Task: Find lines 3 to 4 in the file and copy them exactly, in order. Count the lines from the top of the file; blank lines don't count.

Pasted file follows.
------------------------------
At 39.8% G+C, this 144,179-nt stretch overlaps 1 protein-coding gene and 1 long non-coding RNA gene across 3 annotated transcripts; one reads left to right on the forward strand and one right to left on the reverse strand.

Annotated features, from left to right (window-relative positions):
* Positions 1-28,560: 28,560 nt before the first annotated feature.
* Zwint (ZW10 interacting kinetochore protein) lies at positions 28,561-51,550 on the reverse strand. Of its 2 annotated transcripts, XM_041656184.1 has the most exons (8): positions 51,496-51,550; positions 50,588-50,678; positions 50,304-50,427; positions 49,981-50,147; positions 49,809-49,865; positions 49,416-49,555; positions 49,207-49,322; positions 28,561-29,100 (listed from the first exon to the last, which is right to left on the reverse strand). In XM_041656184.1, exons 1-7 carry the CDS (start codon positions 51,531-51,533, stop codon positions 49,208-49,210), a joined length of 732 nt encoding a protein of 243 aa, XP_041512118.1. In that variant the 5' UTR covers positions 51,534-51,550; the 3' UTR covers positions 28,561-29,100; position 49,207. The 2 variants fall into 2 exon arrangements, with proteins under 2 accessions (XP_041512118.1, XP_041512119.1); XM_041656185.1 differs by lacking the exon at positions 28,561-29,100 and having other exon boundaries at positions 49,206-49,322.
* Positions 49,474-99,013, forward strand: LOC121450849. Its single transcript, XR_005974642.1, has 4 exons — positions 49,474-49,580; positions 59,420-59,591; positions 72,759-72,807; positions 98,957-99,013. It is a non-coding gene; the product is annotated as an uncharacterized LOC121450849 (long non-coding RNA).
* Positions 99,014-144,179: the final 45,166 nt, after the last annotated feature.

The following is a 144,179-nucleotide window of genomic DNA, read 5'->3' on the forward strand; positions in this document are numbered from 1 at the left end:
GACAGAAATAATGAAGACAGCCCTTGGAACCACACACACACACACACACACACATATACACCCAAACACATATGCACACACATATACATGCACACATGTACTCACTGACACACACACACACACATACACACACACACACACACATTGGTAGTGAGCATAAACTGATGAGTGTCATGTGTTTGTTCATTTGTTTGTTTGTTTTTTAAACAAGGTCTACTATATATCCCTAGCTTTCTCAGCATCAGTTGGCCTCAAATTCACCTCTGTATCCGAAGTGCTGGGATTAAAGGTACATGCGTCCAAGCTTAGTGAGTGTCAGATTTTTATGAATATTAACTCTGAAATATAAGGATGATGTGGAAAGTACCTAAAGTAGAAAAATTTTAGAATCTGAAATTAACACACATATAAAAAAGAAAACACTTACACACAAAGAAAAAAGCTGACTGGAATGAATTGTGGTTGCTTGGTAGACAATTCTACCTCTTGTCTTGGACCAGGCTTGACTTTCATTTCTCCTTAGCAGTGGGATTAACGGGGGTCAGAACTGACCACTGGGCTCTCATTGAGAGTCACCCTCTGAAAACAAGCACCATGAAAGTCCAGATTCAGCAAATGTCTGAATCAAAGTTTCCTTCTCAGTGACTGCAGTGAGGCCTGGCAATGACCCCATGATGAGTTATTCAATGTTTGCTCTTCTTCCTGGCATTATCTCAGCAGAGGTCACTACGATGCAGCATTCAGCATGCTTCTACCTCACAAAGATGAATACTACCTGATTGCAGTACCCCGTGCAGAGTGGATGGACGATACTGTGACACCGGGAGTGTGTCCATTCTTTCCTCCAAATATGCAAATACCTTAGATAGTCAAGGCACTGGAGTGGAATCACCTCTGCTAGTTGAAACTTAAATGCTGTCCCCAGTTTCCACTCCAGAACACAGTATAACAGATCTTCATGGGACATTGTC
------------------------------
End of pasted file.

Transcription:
* Positions 1-28,560: 28,560 nt before the first annotated feature.
* Zwint (ZW10 interacting kinetochore protein) lies at positions 28,561-51,550 on the reverse strand. Of its 2 annotated transcripts, XM_041656184.1 has the most exons (8): positions 51,496-51,550; positions 50,588-50,678; positions 50,304-50,427; positions 49,981-50,147; positions 49,809-49,865; positions 49,416-49,555; positions 49,207-49,322; positions 28,561-29,100 (listed from the first exon to the last, which is right to left on the reverse strand). In XM_041656184.1, exons 1-7 carry the CDS (start codon positions 51,531-51,533, stop codon positions 49,208-49,210), a joined length of 732 nt encoding a protein of 243 aa, XP_041512118.1. In that variant the 5' UTR covers positions 51,534-51,550; the 3' UTR covers positions 28,561-29,100; position 49,207. The 2 variants fall into 2 exon arrangements, with proteins under 2 accessions (XP_041512118.1, XP_041512119.1); XM_041656185.1 differs by lacking the exon at positions 28,561-29,100 and having other exon boundaries at positions 49,206-49,322.